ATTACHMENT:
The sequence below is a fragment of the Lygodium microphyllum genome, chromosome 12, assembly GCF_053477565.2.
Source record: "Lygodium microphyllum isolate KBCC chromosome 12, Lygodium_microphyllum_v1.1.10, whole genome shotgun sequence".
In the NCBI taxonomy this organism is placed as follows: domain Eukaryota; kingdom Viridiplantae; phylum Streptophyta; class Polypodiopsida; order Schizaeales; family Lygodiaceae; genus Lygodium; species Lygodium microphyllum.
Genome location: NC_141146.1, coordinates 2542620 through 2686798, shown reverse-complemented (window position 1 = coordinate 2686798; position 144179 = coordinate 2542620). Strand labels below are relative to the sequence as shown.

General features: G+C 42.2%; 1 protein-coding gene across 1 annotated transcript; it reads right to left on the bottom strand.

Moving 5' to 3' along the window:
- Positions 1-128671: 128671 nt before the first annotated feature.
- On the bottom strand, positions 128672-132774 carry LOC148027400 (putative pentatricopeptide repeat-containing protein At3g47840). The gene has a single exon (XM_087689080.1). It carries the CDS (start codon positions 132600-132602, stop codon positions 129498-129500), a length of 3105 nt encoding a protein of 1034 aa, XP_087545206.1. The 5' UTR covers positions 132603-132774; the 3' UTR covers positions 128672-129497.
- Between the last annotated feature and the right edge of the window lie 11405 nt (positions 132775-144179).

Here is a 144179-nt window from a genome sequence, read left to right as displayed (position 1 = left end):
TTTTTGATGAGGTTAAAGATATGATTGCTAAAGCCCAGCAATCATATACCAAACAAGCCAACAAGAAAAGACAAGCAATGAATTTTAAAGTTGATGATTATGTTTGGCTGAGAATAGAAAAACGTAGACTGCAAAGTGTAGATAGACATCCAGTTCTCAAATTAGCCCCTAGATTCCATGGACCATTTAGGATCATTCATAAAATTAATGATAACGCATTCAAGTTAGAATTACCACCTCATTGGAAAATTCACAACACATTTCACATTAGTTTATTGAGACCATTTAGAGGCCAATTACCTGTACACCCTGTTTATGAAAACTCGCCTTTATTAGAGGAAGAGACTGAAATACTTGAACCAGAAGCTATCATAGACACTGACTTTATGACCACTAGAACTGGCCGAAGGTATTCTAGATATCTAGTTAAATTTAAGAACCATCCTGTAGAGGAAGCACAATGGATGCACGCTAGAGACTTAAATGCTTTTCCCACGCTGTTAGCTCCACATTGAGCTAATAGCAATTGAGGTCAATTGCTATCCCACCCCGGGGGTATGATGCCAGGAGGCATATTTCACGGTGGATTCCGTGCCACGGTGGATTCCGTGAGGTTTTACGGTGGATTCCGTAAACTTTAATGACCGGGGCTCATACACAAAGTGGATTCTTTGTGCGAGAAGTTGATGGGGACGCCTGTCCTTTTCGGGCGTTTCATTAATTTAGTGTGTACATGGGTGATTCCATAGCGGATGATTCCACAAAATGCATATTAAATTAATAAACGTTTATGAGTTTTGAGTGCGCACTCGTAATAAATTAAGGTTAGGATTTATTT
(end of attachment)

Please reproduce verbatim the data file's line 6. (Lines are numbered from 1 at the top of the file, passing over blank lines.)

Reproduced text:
Moving 5' to 3' along the window: